Canadian Prime Minister Justin Trudeau delivered some news that people living close to border have been waiting to hear for the past 16 months.

Last week, Trudeau spoke with provincial and territorial premiers to discuss restrictions imposed last year due to the novel coronavirus. Both Canada and the United States closed the border to non-essential traffic at the beginning of the health care crisis. Trudeau previously said he wouldn’t consider reopening until at least 75% of his country’s population has been fully vaccinated.

But on Monday, the Canada government announced it will allow fully vaccinated Americans and permanent U.S. residents to cross the border beginning Aug. 9. Canada also welcome fully vaccinated individuals from all countries Sept. 7, provided the situation continues to improve.

As of Monday, 69.60% of all Canadians have received at least one dose of the COVID-19 vaccination while 50.19% are fully vaccinated, according to COVID-19 Tracker Canada. In the United States, 56.1% of all Americans have received at least one dose while 48.6% are fully vaccinated, according to the Centers for Disease Control and Prevention. The White House said Monday that it has no plans at this time to ease border restrictions.

Elected officials representing Northern New York have been pushing the Canadian and U.S. governments to loosen restrictions for months. Despite it not being exactly what they were hoping for, community leaders cheered the Canadian government’s recent announcement.

“While it is not clear why Canada is not starting the admission of fully vaccinated Americans now vs. in [a few weeks], we certainly welcome this indication of meaningful progress,” North Country Chamber of Commerce President Garry Douglas said in a news release Friday, according to an Adirondack Daily Enterprise story published Sunday by the Watertown Daily Times. “It is clear that the multi-faceted advocacy and outreach that we and partners in both countries have been engaged in is having some effect, including our communications and virtual meetings with provincial governments. The prime minister specifically refers to the latest weekly meeting with the premiers in his comments. We also know firsthand that they have felt a growing need to show response to the strong calls for progress from Sen. [Charles] Schumer, Northern Border Caucus Co-Chairs Elise Stefanik and Brian Higgins and others all along the border. … We will all renew our call for unilateral action this month by U.S. Homeland Security. Canada continues to take unilateral actions and we need to start doing so as well. If a Canadian federal election is called in August for September, we’ll be likely to see no further progress before fall on their part but can make further progress on our part.”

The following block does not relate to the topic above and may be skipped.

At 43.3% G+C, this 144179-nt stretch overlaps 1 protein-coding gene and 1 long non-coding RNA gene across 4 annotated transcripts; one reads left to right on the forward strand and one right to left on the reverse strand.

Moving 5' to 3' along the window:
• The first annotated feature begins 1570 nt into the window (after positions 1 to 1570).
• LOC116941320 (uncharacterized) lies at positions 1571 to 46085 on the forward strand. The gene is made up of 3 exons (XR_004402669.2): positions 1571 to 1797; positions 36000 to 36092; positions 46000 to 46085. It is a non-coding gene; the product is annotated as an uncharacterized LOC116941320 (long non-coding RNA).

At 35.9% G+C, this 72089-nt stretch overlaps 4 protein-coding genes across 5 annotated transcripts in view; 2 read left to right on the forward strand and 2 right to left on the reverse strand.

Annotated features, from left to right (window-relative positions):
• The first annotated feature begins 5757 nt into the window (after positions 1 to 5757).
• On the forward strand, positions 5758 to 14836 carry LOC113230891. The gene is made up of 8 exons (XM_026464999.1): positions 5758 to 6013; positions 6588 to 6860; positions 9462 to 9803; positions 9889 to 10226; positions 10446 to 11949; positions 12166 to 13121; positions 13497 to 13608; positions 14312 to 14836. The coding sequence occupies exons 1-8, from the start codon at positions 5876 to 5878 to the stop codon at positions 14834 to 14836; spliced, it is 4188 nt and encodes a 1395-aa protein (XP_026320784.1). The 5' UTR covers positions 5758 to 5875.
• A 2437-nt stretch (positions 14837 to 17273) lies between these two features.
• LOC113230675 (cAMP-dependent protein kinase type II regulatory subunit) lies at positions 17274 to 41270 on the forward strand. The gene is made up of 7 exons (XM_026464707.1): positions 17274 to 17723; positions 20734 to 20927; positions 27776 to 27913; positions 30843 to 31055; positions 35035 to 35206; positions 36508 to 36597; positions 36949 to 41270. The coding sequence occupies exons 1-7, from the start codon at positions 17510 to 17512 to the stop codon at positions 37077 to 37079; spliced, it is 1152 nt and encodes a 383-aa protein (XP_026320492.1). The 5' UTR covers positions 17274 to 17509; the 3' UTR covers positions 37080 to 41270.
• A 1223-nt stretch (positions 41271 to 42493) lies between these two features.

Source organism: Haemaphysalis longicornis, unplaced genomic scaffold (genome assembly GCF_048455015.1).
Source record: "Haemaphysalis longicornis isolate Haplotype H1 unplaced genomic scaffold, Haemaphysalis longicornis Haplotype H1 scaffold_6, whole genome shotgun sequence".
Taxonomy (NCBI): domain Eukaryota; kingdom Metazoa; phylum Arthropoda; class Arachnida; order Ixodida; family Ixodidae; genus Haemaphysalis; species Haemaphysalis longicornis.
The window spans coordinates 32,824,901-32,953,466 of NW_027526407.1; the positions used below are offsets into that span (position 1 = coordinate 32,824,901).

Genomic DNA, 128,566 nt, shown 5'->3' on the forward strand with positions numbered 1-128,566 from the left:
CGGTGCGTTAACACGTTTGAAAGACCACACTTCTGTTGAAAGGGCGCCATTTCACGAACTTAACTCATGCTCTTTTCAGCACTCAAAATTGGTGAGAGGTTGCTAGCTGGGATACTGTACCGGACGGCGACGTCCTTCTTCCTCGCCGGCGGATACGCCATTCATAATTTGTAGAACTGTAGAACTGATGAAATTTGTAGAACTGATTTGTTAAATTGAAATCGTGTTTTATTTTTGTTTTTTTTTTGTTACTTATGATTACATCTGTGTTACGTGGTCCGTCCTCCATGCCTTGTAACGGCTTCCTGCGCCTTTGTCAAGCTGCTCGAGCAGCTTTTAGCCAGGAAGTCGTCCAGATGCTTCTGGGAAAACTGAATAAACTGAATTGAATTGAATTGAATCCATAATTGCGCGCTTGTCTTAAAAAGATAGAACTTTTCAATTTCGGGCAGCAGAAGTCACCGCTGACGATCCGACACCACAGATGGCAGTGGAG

This change in Canada’s approach reflects the growing acknowledgement that being fully vaccinated is the solution to this pandemic. Virtually all people now becoming sick with COVID-19 are unvaccinated. They are primarily the ones increasing the spread of the coronavirus.

Unvaccinated people also are those largely responsible for allowing coronavirus variants to develop. Fully vaccinated people are less likely to serve as hosts for the virus, so it doesn’t spread and mutate as it does among unvaccinated individuals.

We call on authorities from the north country as well as the state and federal governments to continue working with their Canadian counterparts to ease restrictions on both sides of the border. We also urge everyone eligible to receive a COVID-19 vaccination as soon as possible. Reducing infection rates and widening the scope of protection from the coronavirus are the keys to benefiting from an increase of traffic.

It’s perplexing that the U.S. government is not following Canada’s example of loosening border rules. Allowing fully vaccinated people to cross from one country to the next is a safe and sensible plan, and now is the time to make such a move.

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Johnson Newspapers 7.1


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